It is no secret that we love Japanese culture and writing instruments here at inkstable. So this next pen should come as no surprise.
We finally got our hands on the Graf von Faber Castell Fountain pen of the year 2018 black edition. Graf von Faber Castell releases a pen of the year, every year around January or so. Being that this is the 2018 edition, We know we are a little late on this, but better late than never! From the introduction and the picture, you could probably already tell the inspiration behind this pen. But would we be inkstable if we didn’t break it down to you?
The samurai in Japanese history were the highest social cast in the Edo period time. As military men, they abided by a strict code of ethics, and values. A samurai was Coated with layers of armor and skilled with multiple weapons. It is no secret, they are known for their use of the samurai sword. The sword became “The” symbol of the samurai, as well as an every day tool for use. 五輪書 “(Gorin no sho” literally the book of five rings) a text on martial arts and the sort, written by Miyamoto Musashi and inspired by teachings from his dojo is highlighted throughout the design of this pen. Just as there are different elements in life, there are different elements in battle as well. The history and story are told well through the design of this pen.
Holding it in our hands and feeling the different panels of the metal barrels 24K gold plates, you can just imagine a samurai suit of armor. (Well done Gaf von Faber Castell) Because of the metal coating, it is cool to the touch and underneath that metal, the barrel is made from dark stain magnolia wood. Much like that of a samurai sword, which the handle and sheath were made of untreated magnolia wood. Solid sword, solid pen.
Not to be outdone, is the clip. It has the perfect silhouette of a samurai’s helmet. Along with the Japanese character for samurai, there is a quote engraved on the cap which reads: “your spirit and wisdom” in Japanese characters. The end cap has the symbol for “Tsuba or Hand Guard” designed by Miyamoto Musashi. We loved the sturdy feeling of the cap, and the anthracite color added a nice touch to the overall aesthetic of the piece. The end of the pen is inscribed with the designs of the ripple effect, from the element water. It adds a nice detailed design and compliments the intricacy of this pen well. The grip of this pen just before the nib, truly makes this special. Inspired by the very face of the samurai helmet and the element fire in Musashi’s book. Bold details like that are what make this pen a stand out amongst all others in its class.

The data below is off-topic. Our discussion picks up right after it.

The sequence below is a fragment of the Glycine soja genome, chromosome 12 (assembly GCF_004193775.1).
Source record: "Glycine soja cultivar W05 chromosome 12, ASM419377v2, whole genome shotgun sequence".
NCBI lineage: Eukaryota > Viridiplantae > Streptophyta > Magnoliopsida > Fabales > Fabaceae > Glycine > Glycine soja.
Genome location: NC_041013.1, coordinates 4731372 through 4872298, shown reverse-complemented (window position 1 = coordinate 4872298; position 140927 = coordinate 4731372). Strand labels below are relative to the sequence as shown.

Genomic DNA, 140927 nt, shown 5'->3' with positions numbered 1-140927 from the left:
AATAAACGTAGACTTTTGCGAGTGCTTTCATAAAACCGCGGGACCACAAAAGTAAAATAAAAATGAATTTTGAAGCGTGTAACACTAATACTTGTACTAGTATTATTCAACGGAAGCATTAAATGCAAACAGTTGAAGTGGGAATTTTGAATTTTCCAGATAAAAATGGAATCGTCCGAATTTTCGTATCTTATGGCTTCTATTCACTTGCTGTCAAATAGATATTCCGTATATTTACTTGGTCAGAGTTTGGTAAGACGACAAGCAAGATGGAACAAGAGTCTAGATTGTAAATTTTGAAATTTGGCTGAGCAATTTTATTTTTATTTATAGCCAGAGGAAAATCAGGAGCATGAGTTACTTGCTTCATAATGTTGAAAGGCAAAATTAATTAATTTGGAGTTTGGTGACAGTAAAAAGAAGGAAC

The nib on this piece, of course, had to be special. After all, the design is based on a samurai sword right? The nib representing the tip of the sword. We felt like, Graf von Faber Castell did not disappoint. Another cool part of this piece is the grip, or the part just before the nib. The nib Is a hand inscribed, ruthenium-plated 18 karat gold. In our opinion, this could be the only way to finish off this stunning piece.
We loved this piece, specifically the black edition. It is important to know that there are two editions of this pen. This one available also as a rollerball. As well as the Ruthenium edition which is available as a rollerball and fountain pen with broad, extra broad, fine, and medium nibs. This pen released around January and is limited to 330. We always love the idea of limited pieces at inkstable, and we are definitely “here for it”.
We have to say that this piece quickly became of our favorites. Not only because of the design but this pen just feels and looks like power. With details fit for a samurai, it was an easy choice for us to go with the black edition fountain pen.
Overall due to the detail of this pen, we must say that it felt heavy. With its price tag of $5,000+ USD we don’t know where and when we will use it. One thing for sure is that this is an amazing work of art. Just like a samurai slices and glides his sword effortlessly through the air. This pen glides and moves effortlessly across the paper. Use this pen with responsibility, after all, it is “the way of the samurai.”